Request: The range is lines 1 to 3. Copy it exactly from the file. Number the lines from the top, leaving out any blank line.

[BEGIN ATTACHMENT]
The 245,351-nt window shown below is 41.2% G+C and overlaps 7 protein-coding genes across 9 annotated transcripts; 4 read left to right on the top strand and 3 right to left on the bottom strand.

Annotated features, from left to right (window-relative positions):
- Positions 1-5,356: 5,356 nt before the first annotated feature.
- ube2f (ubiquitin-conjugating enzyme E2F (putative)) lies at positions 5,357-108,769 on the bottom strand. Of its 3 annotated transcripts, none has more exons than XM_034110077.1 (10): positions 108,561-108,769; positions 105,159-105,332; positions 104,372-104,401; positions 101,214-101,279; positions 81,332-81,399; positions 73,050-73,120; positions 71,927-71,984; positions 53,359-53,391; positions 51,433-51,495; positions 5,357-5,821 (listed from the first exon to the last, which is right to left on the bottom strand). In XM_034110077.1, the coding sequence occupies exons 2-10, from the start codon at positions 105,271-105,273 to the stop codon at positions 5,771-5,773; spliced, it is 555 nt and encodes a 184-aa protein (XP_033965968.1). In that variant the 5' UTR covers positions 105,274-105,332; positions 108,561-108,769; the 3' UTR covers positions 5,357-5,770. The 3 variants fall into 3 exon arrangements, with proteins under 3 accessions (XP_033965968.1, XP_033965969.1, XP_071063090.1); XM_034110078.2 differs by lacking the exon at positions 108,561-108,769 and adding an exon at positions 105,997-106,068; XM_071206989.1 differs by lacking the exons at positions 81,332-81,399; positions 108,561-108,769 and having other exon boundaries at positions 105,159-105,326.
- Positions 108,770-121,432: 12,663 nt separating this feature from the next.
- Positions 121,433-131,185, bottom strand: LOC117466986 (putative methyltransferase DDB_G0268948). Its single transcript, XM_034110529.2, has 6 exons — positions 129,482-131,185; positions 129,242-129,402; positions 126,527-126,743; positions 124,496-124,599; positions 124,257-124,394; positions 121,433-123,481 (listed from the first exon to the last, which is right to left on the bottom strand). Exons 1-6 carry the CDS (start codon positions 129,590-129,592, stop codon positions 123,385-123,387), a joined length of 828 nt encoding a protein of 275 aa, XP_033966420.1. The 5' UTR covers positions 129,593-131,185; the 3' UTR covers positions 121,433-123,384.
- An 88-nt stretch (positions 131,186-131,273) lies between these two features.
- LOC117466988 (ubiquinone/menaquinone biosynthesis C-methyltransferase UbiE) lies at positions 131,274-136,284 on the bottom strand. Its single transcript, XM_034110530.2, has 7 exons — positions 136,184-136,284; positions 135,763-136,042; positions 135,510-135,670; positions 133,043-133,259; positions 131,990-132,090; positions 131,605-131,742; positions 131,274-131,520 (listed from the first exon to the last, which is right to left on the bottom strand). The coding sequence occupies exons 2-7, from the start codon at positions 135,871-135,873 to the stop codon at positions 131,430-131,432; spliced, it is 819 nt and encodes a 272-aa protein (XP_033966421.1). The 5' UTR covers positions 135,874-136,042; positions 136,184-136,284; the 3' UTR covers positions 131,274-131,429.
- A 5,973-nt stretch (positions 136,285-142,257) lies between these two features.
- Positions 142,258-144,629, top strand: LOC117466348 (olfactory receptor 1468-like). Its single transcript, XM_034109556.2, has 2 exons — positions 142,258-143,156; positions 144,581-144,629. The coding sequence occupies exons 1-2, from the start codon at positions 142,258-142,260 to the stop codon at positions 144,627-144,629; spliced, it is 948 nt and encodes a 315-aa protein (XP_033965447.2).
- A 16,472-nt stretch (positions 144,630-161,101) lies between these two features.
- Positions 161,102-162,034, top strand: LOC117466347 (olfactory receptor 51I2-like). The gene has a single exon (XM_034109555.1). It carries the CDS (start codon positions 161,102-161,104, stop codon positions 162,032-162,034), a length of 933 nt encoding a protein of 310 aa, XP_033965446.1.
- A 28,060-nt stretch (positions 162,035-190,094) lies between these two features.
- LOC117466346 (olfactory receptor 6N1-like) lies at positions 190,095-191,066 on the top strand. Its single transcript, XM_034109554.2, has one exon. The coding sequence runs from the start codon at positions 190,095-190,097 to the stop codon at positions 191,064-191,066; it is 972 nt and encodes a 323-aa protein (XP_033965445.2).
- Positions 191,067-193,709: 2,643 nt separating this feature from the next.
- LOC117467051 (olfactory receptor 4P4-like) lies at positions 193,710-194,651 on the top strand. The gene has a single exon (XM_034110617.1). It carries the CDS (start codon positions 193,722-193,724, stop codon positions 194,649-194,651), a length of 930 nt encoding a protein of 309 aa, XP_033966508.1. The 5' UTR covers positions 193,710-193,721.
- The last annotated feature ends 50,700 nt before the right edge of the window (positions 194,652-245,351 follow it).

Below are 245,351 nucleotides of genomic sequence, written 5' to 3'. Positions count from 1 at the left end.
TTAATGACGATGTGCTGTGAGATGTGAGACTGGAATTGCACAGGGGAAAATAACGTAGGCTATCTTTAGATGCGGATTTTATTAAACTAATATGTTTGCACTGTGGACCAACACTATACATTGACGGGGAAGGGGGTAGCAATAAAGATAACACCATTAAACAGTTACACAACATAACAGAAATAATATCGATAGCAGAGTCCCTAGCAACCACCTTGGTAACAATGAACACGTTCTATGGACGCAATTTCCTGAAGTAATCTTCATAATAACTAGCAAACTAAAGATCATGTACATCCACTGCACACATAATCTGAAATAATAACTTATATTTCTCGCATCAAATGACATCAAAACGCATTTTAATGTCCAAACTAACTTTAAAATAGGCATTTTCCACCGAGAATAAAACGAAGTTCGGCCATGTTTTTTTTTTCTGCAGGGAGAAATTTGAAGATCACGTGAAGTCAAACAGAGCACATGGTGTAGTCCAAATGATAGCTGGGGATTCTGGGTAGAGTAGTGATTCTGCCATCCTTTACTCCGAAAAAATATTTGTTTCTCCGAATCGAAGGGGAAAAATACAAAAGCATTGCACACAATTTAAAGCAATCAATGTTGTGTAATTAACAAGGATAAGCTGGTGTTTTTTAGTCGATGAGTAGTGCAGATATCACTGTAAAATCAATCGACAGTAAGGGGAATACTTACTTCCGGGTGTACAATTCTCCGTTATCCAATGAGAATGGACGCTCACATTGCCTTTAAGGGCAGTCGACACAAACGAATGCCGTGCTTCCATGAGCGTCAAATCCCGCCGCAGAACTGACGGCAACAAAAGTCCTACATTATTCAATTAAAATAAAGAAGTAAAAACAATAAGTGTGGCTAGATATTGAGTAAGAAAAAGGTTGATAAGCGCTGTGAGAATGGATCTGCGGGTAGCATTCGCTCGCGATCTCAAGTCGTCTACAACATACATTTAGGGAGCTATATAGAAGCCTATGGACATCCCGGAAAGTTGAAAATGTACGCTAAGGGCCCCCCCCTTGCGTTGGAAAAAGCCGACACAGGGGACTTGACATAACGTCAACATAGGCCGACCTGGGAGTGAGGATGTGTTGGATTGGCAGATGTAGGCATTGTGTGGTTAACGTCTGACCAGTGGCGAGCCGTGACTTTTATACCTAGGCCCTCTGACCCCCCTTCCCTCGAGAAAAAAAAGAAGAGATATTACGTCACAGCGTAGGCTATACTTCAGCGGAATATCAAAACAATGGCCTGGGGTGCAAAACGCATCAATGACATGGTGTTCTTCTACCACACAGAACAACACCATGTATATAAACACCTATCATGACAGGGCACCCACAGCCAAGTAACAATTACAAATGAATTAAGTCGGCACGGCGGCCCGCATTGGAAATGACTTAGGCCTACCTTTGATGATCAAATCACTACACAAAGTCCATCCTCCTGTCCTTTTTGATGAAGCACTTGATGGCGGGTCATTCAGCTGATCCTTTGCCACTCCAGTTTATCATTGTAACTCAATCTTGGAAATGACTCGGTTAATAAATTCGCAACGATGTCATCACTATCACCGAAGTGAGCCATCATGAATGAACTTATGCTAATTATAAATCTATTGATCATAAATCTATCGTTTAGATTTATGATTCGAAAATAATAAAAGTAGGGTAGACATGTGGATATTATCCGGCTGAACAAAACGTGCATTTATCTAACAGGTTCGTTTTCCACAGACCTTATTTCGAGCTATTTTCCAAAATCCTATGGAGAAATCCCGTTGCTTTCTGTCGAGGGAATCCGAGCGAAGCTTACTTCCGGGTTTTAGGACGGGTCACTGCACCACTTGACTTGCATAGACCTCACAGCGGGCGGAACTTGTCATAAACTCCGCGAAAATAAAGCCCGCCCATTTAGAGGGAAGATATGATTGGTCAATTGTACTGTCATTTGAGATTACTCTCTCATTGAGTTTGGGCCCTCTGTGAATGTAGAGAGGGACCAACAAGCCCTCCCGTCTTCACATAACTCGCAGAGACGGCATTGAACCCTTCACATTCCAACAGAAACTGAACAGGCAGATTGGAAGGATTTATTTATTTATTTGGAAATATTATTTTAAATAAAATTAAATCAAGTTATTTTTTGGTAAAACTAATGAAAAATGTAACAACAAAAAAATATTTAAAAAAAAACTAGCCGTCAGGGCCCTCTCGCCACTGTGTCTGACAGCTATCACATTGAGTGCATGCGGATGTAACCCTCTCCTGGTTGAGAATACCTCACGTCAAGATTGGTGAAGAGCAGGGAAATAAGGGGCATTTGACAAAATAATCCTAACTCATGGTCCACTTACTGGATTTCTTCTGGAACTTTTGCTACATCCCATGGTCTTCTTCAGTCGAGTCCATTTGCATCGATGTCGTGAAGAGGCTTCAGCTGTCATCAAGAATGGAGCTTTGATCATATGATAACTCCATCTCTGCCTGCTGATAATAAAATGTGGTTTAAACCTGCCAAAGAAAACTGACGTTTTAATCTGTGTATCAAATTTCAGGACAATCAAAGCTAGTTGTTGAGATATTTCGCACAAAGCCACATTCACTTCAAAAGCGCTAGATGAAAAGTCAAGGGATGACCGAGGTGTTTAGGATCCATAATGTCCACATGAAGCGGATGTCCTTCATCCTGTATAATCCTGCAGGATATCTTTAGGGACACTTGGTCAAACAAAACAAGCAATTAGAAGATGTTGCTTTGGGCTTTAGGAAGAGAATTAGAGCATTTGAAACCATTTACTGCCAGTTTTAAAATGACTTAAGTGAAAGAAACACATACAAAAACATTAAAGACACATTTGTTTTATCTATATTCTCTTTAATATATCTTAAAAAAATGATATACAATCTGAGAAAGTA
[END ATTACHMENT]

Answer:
The 245,351-nt window shown below is 41.2% G+C and overlaps 7 protein-coding genes across 9 annotated transcripts; 4 read left to right on the top strand and 3 right to left on the bottom strand.

Annotated features, from left to right (window-relative positions):
- Positions 1-5,356: 5,356 nt before the first annotated feature.